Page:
CBD and THC dominate conversations surrounding cannabis and its medicinal properties. Given the role both compounds play in whether a crop is categorized as legal hemp or legally-grey marijuana and their presence in large quantities, this focus on them is somewhat justified. But it is also a fact that cannabis contains many other, less explored compounds in smaller amounts, and research surrounding them is starting to bear fruit.
The cannabis plant contains 200 different compounds, including terpenes and cannabinoids. In addition, other strains or subgenus affect people differently, depending upon the abundance or scarcity of specific compounds. For example, THC-rich species are categorized as marijuana, while those containing more CBD are generally classified as hemp. Aside from these two compounds, there are several others, including CBG, THCV, CBC, and CBN, all of which sport separate individual benefits for users.
CBG, also referred to as the “mother cannabinoid,” is another relatively abundant cannabinoid. CBG is a biological precursor to other cannabinoids like CBD and THC; a cannabis plant synthesizes the other cannabinoids through various internal processes that occur later in the plant’s growth cycle. We’ve known and studied CBG and its medical benefits for a while now; research from as early as 1990 investigated it for its ability to relieve intraocular pressure and help with the adverse effects of glaucoma.
CBG is a non-psychoactive compound, meaning it doesn’t interact with the CB1 endocannabinoid receptor that’s commonly known for its association with a “high.” Instead, CBG sports many health benefits, ranging from a potential treatment for rare diseases like Huntington’s to anti-inflammatory properties, neuroprotective properties, and more.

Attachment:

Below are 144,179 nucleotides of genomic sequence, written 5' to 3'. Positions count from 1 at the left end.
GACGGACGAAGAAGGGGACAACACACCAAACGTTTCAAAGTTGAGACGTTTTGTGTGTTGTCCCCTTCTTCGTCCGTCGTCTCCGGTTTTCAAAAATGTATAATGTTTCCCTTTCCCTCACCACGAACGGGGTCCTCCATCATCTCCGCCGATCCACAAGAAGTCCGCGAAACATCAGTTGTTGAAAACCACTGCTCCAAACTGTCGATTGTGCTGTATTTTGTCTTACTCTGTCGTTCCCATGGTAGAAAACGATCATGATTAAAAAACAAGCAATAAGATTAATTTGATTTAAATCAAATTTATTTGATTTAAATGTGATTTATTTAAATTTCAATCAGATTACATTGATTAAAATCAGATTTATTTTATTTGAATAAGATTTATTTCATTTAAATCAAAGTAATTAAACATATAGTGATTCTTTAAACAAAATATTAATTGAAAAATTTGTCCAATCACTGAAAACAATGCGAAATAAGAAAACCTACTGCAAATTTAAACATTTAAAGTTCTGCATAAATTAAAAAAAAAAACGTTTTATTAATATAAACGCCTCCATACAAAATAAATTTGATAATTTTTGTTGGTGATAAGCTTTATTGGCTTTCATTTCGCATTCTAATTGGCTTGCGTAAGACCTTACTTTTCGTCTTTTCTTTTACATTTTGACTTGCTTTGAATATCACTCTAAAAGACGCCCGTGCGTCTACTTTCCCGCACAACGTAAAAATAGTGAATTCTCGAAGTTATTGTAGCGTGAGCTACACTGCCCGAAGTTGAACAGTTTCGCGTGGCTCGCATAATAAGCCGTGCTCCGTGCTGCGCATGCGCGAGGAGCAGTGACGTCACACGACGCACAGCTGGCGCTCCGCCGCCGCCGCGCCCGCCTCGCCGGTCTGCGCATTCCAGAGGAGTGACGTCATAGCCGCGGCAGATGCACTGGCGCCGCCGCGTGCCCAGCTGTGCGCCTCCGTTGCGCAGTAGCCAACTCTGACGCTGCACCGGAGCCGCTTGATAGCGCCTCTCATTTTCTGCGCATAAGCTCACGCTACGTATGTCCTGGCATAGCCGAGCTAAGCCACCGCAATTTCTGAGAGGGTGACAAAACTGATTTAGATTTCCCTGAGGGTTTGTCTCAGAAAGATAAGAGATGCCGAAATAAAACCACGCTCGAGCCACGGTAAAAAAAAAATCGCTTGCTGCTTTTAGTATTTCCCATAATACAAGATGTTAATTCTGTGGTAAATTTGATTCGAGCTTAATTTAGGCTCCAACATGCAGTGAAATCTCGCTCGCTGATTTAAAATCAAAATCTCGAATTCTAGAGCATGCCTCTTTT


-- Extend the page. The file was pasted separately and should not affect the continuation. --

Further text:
Because of its potential in treating both Huntington’s and Parkinson’s disease, a derivative of the compound was granted orphan drug status in 2018 to encourage further inquiry and the eventual refinement of a treatment. It’s also being studied for its astounding effectiveness when combating aggressive brain tumors such as glioblastoma that resist traditional medicine. Also of note are its antibiotic properties, which are currently being explored as a potentially effective treatment for MRSA.
Cannabichromene is one of the many compounds that have increased attention as hemp-based products and extracts became available over the counter. While CBC doesn’t directly trigger a CB1 response or sport any direct psychoactive effects, it does interact with other receptors in the endocannabinoid system.
Most critically, it is known for increasing the release and uptake of the human body’s natural endocannabinoids, like Anandamide, by interacting with the receptors that impact pain perception. The result isn’t so much a “high” as natural mood elevation.
CBC is also being studied for its anti-inflammatory properties, cell function restoration, and properties as an anti-depressant. CBC may even boast potential as an anti-acne agent, as it acts to curb the effects of skin inflammation and resists the bacteria that causes acne.
Other cannabinoids are also being explored for their potential health benefits. Cannabinol (CBN) is known for similar effects as CBG; it acts against glaucoma in much the same way and helps prevent the degradation of brain tissue. CBN, unlike CBG, produces strong sedative effects, which hint at its potential as a cure or treatment for a variety of sleep disorders. THCV, meanwhile, has demonstrated potential for combating addiction and eating disorders, which may lead to breakthroughs in tackling the obesity epidemic. This possibility is further bolstered by the compound’s impact on natural blood sugar regulation mechanisms and its use in combating type 2 diabetes.